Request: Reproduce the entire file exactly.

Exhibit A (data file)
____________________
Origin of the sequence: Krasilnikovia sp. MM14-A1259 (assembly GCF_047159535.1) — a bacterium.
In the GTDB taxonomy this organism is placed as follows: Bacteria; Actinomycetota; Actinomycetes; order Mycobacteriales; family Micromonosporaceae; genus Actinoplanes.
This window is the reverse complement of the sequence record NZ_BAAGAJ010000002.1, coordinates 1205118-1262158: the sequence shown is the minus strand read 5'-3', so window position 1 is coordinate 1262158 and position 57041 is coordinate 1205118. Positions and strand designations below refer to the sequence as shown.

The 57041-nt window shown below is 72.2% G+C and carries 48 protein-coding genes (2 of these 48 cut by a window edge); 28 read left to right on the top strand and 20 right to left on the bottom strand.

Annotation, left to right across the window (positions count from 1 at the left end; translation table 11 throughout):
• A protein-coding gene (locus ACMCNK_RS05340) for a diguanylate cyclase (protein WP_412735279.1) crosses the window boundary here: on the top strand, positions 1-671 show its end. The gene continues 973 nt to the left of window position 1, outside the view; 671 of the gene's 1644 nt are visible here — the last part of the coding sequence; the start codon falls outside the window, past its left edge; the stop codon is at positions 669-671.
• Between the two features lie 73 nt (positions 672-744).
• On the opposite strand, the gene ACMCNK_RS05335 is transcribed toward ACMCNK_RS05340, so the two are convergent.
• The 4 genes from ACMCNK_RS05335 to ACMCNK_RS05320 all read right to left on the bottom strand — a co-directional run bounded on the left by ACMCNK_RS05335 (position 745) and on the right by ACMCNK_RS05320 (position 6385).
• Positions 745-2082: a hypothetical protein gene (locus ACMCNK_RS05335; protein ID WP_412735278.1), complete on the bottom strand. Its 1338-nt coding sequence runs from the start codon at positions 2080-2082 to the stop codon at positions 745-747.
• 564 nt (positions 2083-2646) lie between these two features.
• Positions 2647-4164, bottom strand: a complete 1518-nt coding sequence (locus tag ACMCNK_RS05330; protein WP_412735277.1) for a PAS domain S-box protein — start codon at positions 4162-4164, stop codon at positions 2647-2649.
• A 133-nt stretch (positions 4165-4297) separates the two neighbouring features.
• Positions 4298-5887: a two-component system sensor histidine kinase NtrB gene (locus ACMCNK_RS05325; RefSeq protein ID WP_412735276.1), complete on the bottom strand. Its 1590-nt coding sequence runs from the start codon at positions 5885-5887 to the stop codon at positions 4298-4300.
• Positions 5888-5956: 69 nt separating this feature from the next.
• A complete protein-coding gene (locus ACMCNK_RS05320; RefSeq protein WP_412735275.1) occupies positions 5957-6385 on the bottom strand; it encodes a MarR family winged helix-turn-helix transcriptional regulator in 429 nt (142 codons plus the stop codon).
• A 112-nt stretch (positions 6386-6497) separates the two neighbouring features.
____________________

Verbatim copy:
Origin of the sequence: Krasilnikovia sp. MM14-A1259 (assembly GCF_047159535.1) — a bacterium.
In the GTDB taxonomy this organism is placed as follows: Bacteria; Actinomycetota; Actinomycetes; order Mycobacteriales; family Micromonosporaceae; genus Actinoplanes.
This window is the reverse complement of the sequence record NZ_BAAGAJ010000002.1, coordinates 1205118-1262158: the sequence shown is the minus strand read 5'-3', so window position 1 is coordinate 1262158 and position 57041 is coordinate 1205118. Positions and strand designations below refer to the sequence as shown.

The 57041-nt window shown below is 72.2% G+C and carries 48 protein-coding genes (2 of these 48 cut by a window edge); 28 read left to right on the top strand and 20 right to left on the bottom strand.

Annotation, left to right across the window (positions count from 1 at the left end; translation table 11 throughout):
• A protein-coding gene (locus ACMCNK_RS05340) for a diguanylate cyclase (protein WP_412735279.1) crosses the window boundary here: on the top strand, positions 1-671 show its end. The gene continues 973 nt to the left of window position 1, outside the view; 671 of the gene's 1644 nt are visible here — the last part of the coding sequence; the start codon falls outside the window, past its left edge; the stop codon is at positions 669-671.
• Between the two features lie 73 nt (positions 672-744).
• On the opposite strand, the gene ACMCNK_RS05335 is transcribed toward ACMCNK_RS05340, so the two are convergent.
• The 4 genes from ACMCNK_RS05335 to ACMCNK_RS05320 all read right to left on the bottom strand — a co-directional run bounded on the left by ACMCNK_RS05335 (position 745) and on the right by ACMCNK_RS05320 (position 6385).
• Positions 745-2082: a hypothetical protein gene (locus ACMCNK_RS05335; protein ID WP_412735278.1), complete on the bottom strand. Its 1338-nt coding sequence runs from the start codon at positions 2080-2082 to the stop codon at positions 745-747.
• 564 nt (positions 2083-2646) lie between these two features.
• Positions 2647-4164, bottom strand: a complete 1518-nt coding sequence (locus tag ACMCNK_RS05330; protein WP_412735277.1) for a PAS domain S-box protein — start codon at positions 4162-4164, stop codon at positions 2647-2649.
• A 133-nt stretch (positions 4165-4297) separates the two neighbouring features.
• Positions 4298-5887: a two-component system sensor histidine kinase NtrB gene (locus ACMCNK_RS05325; RefSeq protein ID WP_412735276.1), complete on the bottom strand. Its 1590-nt coding sequence runs from the start codon at positions 5885-5887 to the stop codon at positions 4298-4300.
• Positions 5888-5956: 69 nt separating this feature from the next.
• A complete protein-coding gene (locus ACMCNK_RS05320; RefSeq protein WP_412735275.1) occupies positions 5957-6385 on the bottom strand; it encodes a MarR family winged helix-turn-helix transcriptional regulator in 429 nt (142 codons plus the stop codon).
• A 112-nt stretch (positions 6386-6497) separates the two neighbouring features.